The unexpected power of assuming people have good intentions

“When you mess up, I will tell you in a constructive way.”
“When you mess up, I will tell you in a constructive way.”
Image: Photo by Chris Pizzello/Invision/AP
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Occasionally when I’m walking around my neighborhood, I see someone neglecting to clean up after their dog. It makes me cringe.

My first instinct is to lash out. But if I did that, it likely wouldn’t bring about my desired result: getting the mess cleaned up. I’d probably receive a dirty look, or even be yelled back at. Whatever the outcome, the mess would remain on the ground.

So instead of wondering what kind of a sociopath leaves their dog’s mess on the sidewalk, I do my best to assume that they have good intentions. Maybe the person just forgot a bag. Rather than confronting and criticizing, I offer to help by giving a bag of mine.

It’s sometimes obvious that the individual isn’t grateful for this assistance, but they also don’t decline it, and the desired outcome is achieved.

Unfortunately, dog messes aren’t the only “crap” that needs cleaning in this world. We also need to overhaul the way we treat others and accept differences. And, I’ve found this strategy—assuming good intent, and saying something—works well for that, too.

The value of assuming good intent

There have been and will be many instances in our professional lives where someone makes a statement that doesn’t support inclusion. We could conclude that the person is rude and full of bad intentions. Or, we can flip the narrative and start assuming that it’s possible they didn’t know better.

This is especially true for a company like the one where I work, which has employees coming from more than 40 different countries who have many different backgrounds and experiences. For example, if someone says “sexual preference” instead of “sexual orientation,” it doesn’t automatically mean that they believe it’s a choice.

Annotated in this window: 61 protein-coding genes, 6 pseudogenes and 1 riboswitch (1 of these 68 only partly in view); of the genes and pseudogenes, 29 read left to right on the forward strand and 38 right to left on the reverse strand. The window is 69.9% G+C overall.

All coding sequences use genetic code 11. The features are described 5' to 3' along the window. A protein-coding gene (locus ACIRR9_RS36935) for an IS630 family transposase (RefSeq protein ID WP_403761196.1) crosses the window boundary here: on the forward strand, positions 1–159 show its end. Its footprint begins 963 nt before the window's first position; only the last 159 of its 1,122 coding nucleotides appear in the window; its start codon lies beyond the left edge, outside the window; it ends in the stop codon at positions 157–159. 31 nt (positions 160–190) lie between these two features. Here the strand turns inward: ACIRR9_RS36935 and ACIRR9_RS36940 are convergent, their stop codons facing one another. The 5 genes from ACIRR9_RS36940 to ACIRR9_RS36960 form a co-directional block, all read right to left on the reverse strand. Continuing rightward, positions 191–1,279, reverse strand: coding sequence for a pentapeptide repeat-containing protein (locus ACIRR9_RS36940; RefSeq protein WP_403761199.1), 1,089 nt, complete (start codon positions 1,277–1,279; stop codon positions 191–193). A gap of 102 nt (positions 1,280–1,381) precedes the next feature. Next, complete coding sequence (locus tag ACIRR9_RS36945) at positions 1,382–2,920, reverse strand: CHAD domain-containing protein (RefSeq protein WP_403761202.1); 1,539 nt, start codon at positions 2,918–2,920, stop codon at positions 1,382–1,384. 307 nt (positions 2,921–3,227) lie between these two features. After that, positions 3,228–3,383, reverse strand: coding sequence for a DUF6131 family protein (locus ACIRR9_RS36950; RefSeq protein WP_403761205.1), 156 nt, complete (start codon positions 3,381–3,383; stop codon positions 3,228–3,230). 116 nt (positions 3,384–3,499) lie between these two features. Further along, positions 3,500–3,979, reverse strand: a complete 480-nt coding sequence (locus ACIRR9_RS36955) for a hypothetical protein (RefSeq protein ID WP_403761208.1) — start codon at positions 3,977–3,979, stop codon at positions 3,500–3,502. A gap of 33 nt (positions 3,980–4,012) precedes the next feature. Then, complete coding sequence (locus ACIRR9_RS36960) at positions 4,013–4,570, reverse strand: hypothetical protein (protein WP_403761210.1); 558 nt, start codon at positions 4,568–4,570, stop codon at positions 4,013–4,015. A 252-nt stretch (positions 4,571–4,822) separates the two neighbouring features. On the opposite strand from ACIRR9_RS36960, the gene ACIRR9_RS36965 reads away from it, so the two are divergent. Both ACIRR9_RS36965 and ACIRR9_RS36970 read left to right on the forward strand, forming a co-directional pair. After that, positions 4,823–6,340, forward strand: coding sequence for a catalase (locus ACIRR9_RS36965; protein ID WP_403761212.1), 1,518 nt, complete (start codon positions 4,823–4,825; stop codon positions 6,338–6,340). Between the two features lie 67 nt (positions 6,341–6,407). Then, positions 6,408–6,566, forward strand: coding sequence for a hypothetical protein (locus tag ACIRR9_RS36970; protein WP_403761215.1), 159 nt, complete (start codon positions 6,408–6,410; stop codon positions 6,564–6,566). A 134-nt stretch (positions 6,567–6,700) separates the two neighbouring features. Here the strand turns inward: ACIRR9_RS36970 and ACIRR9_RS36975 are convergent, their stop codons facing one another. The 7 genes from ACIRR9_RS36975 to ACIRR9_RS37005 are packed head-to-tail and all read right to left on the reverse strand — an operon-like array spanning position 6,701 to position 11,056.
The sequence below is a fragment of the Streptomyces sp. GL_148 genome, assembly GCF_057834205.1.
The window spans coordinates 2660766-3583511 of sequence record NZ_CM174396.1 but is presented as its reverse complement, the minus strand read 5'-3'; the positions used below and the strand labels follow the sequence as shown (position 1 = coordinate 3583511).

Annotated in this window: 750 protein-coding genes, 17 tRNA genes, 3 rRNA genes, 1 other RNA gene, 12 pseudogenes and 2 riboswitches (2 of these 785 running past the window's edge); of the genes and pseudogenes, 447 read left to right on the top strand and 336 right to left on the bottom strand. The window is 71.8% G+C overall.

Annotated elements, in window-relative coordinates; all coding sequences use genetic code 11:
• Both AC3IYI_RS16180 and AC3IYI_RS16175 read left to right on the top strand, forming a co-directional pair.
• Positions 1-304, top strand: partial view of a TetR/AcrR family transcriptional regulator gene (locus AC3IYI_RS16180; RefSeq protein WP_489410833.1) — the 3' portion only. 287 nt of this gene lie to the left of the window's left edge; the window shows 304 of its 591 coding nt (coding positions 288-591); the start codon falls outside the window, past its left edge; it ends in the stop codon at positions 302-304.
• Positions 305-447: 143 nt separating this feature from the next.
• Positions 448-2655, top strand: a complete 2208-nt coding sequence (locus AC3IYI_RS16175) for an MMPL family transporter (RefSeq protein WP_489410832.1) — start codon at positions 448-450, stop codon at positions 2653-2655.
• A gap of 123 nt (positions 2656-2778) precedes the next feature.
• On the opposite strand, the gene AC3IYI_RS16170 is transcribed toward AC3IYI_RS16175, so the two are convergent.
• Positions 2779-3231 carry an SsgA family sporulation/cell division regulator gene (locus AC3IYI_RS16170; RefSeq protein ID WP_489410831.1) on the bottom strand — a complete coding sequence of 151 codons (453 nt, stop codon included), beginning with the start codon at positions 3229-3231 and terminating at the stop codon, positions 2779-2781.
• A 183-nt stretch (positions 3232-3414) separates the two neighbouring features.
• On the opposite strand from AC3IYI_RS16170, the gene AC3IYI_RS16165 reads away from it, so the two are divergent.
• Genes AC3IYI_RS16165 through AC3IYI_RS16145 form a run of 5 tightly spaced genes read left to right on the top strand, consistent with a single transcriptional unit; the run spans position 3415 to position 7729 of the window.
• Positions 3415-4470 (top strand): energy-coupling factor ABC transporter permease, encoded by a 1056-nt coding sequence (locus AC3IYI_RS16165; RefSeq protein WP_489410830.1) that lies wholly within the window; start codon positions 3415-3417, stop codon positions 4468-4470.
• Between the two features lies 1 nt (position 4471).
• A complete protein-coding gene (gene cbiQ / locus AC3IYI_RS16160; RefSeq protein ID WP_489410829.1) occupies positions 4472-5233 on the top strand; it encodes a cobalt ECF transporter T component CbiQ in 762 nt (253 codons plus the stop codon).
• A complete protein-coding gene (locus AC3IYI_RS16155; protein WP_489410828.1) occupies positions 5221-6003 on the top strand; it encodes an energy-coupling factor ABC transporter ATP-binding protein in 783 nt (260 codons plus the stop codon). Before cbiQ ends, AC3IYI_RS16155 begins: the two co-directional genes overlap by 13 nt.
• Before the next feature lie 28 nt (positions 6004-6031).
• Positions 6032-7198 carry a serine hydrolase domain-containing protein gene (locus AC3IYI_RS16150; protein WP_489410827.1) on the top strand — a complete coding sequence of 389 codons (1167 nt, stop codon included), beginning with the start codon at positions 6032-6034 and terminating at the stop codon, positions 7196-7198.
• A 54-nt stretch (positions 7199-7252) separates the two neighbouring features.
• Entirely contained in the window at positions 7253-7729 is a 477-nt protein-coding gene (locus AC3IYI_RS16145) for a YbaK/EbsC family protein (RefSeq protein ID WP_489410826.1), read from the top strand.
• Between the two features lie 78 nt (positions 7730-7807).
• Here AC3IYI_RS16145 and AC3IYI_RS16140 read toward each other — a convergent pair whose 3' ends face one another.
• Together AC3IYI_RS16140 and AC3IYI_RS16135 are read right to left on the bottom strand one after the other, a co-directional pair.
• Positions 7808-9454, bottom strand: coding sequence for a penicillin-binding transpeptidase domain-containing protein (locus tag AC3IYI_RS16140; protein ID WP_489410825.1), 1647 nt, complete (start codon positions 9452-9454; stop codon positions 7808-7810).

It could mean that this person really felt that “preference” was the inclusive term. More often than not, for those of us in the Silicon Valley, this is obvious. But, for those outside our bubble, it may be less so. Instead of getting angry and attacking, or withdrawing and avoiding, wouldn’t it be better to inform him or her that there is a better choice of words, and explain why it’s better? That way, they can avoid repeating the mistake in the future.

“When you know better, do better”

It’s not always obvious or easy to determine if someone needs coaching and feedback, or just has bad judgment and divisive opinions. But no matter what, you should speak up to the person who made the mistake. If that doesn’t work, you might also speak up to a manager, company leader, or “people team.” Under no circumstances should you just “let it go.”

Ignoring bad behavior leaves the mess on the ground, where others will step in it and continue to spread it around the company, making it much harder to clean up. So, let’s teach one another and hold each other accountable. In doing so, we are supporting our fellow colleagues.

Barbie Brewer is chief culture officer at Gitlab.